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"Between my friend Rosemary and me there are almost 20,000 entries. If you have questions email me BUT please first check the index to see where we might connect. I have also included some good genealogy web links."

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How do you figure out the birthdate when you only have the date of death and age?
Remember 8870
Suppose the person died May 6, 1889 at the age of 71 years, 7 months and 9 days old.
*Write the year, month and day as 18890506
*Subtract the age at death 710709
*Now subtract 8870
*The result is 18170927 (Year 1817, 9th month and day 27 = 27 September 1817!


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A List of OCCUPATIONS from Older Records
taken from the "DECATUR GENEALOGICAL SOCIETY" May/June 2000:

ACCOMPTANT: Accountant
ALMONER: Giver of charity to the needy
AMANUENSIS: Secretary or stenographer
ARTIFICER: A soldier mechanic who does repairs
BAILIE: Bailiff
BLUESTOCKING: Female writer
BONIFACE: Keeper of an inn
BRAZIER: One who works with brass
BREWSTER: Beer manufacturer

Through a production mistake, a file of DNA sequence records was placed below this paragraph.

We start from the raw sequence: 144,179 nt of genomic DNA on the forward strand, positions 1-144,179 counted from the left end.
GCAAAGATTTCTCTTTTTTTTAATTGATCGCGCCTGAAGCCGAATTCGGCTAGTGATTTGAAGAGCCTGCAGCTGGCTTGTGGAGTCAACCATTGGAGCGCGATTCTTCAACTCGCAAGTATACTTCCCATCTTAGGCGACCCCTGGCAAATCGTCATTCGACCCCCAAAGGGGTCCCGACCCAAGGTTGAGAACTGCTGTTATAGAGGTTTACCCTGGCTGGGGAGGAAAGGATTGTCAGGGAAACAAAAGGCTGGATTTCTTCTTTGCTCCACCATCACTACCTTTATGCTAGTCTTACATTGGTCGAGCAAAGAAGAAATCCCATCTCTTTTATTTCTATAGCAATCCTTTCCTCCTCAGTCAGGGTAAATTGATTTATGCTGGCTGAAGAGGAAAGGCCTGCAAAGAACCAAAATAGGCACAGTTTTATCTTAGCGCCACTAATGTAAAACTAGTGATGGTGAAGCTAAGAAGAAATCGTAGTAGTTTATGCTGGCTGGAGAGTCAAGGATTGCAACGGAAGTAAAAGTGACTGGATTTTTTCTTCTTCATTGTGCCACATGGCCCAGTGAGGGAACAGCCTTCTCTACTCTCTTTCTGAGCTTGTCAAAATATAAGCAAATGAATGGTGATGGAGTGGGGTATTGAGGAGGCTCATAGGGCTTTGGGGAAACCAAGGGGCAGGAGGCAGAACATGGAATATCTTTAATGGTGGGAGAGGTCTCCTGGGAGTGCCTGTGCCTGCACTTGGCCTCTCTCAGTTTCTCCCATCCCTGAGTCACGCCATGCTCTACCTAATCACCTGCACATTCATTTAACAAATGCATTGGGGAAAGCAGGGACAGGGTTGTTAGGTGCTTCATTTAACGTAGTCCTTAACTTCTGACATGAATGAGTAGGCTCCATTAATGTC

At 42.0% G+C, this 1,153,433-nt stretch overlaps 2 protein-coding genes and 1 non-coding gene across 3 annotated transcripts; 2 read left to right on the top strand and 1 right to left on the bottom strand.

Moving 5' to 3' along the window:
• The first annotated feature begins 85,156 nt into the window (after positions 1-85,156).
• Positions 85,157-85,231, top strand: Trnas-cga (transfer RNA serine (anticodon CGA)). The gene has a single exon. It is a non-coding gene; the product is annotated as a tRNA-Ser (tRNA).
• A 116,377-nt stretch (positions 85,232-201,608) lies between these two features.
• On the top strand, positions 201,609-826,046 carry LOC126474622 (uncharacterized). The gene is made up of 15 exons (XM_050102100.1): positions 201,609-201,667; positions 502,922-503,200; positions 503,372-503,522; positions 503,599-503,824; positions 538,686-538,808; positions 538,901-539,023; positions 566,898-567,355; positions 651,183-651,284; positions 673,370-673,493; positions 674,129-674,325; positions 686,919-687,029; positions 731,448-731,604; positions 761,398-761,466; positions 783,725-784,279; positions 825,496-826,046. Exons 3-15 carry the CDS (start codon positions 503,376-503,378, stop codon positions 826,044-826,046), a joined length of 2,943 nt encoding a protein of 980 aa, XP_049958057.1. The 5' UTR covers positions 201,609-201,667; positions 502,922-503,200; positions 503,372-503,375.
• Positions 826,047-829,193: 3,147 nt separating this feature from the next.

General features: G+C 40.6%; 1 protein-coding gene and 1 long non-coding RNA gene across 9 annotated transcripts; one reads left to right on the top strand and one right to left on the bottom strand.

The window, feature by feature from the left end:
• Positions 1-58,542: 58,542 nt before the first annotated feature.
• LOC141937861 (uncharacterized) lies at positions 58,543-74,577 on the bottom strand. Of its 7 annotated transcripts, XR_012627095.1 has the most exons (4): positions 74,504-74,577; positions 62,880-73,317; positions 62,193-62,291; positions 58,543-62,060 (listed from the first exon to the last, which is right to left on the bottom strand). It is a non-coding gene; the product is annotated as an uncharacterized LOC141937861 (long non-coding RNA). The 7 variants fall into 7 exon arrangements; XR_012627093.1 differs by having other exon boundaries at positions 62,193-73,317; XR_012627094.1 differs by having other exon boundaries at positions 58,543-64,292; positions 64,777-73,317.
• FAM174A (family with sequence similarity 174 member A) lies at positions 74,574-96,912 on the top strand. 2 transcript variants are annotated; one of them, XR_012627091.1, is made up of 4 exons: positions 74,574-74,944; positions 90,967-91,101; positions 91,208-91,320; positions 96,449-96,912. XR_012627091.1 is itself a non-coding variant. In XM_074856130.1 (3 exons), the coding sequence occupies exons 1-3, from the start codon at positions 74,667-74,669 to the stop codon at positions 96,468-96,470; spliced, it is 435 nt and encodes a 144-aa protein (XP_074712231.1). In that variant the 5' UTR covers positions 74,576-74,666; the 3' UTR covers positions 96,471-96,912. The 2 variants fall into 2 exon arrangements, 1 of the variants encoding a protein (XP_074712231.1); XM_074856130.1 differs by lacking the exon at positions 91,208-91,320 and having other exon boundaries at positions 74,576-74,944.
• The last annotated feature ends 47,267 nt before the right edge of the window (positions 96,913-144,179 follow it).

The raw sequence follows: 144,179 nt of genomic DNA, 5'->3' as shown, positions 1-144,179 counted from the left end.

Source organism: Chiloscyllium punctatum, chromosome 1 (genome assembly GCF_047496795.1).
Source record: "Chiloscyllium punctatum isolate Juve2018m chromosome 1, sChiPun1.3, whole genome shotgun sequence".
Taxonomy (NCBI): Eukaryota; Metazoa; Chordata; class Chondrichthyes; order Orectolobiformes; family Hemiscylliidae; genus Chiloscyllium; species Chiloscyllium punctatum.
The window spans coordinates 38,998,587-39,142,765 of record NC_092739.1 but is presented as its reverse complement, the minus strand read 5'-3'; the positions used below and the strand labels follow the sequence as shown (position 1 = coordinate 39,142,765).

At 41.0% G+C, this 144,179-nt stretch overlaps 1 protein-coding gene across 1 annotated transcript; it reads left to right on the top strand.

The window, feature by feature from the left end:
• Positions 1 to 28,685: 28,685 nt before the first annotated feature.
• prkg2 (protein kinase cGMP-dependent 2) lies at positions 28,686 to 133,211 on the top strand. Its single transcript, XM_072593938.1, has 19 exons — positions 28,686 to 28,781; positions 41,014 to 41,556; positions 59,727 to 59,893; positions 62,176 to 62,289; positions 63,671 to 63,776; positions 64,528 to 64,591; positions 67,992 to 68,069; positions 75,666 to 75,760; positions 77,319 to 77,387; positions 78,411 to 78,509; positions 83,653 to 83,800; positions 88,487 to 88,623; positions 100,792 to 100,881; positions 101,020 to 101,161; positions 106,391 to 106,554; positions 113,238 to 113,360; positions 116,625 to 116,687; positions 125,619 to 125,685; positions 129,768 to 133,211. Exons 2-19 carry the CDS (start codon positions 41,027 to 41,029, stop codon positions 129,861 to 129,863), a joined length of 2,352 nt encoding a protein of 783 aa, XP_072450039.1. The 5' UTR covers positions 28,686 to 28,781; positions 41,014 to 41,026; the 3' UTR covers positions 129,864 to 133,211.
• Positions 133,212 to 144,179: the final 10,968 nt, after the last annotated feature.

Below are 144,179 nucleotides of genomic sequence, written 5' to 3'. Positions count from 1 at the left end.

CAULKER: One who filled up cracks (in ships or windows or seems to make them watertight by using tar or oakum-hemp fiber produced by taking old ropes apart
CHAISEMAKER: Carriage maker
CHANDLER: Dealer or trader; one who makes/sells candles; retailer of groceries, ship supplier
CLARK: Clerk
CLERK: Clergyman, cleric
CLICKER: The servant of a salesman who stood at the door to invite customers; one who received the matter in the galley from the compositors and arranged it in due form ready for printing; one who makes eyelet holes in boots using a machine which clicked.
COHEN: Priest
COLLLIER: Coal miner
COLPORTEUR: Peddler of books
COOPER: One who makes or repairs vessels made of staves & hoops, such as casks, barrels, tubs, etc.
CORDWAINER: Shoemaker, originally any leather worker using leather from CORDOVA/CORDOBA: in Spain
COSTERMONGER: Peddler of fruits and vegetables
CROWNER: Coroner
CURRIER: One who dresses the coat of a horse with a currycomb; one who tanned leather by incorporating oil or grease
DOCKER: Stevedore, dock worker who loads and unloads cargo
DOWSER: One who finds water using a rod or witching stick
DRAPER: A dealer in dry goods
DRAYMAN: One who drives a long strong cart without fixed sides for carrying heavy loads.
DRESSER: A surgeon's assistant in a hospital
DROVER: One who drives cattle, sheep, etc. to market; a dealer in cattle
DUFFER: Peddler
FACTOR: Agent, commission merchant; one who acts or transacts business for another; Scottish steward or bailiff of an estate
FARRIER: A blacksmith, one who shoes horses
FAULKNER: Falconer
FELL MONGER: One who removes hair or wool from hides in preparation for leather making
FLETCHER: One who made bows and arrows
FULLER: One who fulls cloth;one who shrinks and thickens woolen cloth by moistening, heating, and pressing; one who cleans and finishes cloth
GAOLER: A keeper of the goal, a jailer
GLAZIER: Window glassman
HACKER: Maker of hoes